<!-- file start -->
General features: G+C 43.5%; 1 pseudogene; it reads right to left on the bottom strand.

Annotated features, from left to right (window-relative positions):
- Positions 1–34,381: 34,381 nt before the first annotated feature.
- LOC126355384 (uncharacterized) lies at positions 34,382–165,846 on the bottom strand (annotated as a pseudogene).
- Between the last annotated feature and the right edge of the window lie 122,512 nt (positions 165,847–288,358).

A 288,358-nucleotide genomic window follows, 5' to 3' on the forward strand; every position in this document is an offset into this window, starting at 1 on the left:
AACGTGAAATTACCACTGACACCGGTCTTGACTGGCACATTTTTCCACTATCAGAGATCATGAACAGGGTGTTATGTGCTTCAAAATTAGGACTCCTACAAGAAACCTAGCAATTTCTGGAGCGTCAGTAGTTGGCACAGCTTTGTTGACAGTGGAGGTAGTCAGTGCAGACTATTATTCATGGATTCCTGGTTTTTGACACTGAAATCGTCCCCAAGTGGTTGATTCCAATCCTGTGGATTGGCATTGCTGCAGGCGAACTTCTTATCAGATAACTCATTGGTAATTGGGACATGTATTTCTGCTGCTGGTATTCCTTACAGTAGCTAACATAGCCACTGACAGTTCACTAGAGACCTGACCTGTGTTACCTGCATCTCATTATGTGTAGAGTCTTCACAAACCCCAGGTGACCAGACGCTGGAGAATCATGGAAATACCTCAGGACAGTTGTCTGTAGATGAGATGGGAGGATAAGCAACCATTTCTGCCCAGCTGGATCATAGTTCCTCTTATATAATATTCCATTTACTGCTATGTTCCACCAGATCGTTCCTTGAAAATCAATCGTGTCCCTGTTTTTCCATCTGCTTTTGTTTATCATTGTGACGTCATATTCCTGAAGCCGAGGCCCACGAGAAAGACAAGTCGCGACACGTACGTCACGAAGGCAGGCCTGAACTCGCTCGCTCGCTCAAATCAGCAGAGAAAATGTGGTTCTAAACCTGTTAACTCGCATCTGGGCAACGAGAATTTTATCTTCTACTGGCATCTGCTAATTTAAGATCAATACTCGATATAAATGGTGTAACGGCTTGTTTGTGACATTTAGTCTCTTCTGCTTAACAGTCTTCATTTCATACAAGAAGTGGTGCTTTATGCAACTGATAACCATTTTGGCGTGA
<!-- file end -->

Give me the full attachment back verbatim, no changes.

General features: G+C 43.5%; 1 pseudogene; it reads right to left on the bottom strand.

Annotated features, from left to right (window-relative positions):
- Positions 1–34,381: 34,381 nt before the first annotated feature.
- LOC126355384 (uncharacterized) lies at positions 34,382–165,846 on the bottom strand (annotated as a pseudogene).
- Between the last annotated feature and the right edge of the window lie 122,512 nt (positions 165,847–288,358).

A 288,358-nucleotide genomic window follows, 5' to 3' on the forward strand; every position in this document is an offset into this window, starting at 1 on the left:
AACGTGAAATTACCACTGACACCGGTCTTGACTGGCACATTTTTCCACTATCAGAGATCATGAACAGGGTGTTATGTGCTTCAAAATTAGGACTCCTACAAGAAACCTAGCAATTTCTGGAGCGTCAGTAGTTGGCACAGCTTTGTTGACAGTGGAGGTAGTCAGTGCAGACTATTATTCATGGATTCCTGGTTTTTGACACTGAAATCGTCCCCAAGTGGTTGATTCCAATCCTGTGGATTGGCATTGCTGCAGGCGAACTTCTTATCAGATAACTCATTGGTAATTGGGACATGTATTTCTGCTGCTGGTATTCCTTACAGTAGCTAACATAGCCACTGACAGTTCACTAGAGACCTGACCTGTGTTACCTGCATCTCATTATGTGTAGAGTCTTCACAAACCCCAGGTGACCAGACGCTGGAGAATCATGGAAATACCTCAGGACAGTTGTCTGTAGATGAGATGGGAGGATAAGCAACCATTTCTGCCCAGCTGGATCATAGTTCCTCTTATATAATATTCCATTTACTGCTATGTTCCACCAGATCGTTCCTTGAAAATCAATCGTGTCCCTGTTTTTCCATCTGCTTTTGTTTATCATTGTGACGTCATATTCCTGAAGCCGAGGCCCACGAGAAAGACAAGTCGCGACACGTACGTCACGAAGGCAGGCCTGAACTCGCTCGCTCGCTCAAATCAGCAGAGAAAATGTGGTTCTAAACCTGTTAACTCGCATCTGGGCAACGAGAATTTTATCTTCTACTGGCATCTGCTAATTTAAGATCAATACTCGATATAAATGGTGTAACGGCTTGTTTGTGACATTTAGTCTCTTCTGCTTAACAGTCTTCATTTCATACAAGAAGTGGTGCTTTATGCAACTGATAACCATTTTGGCGTGA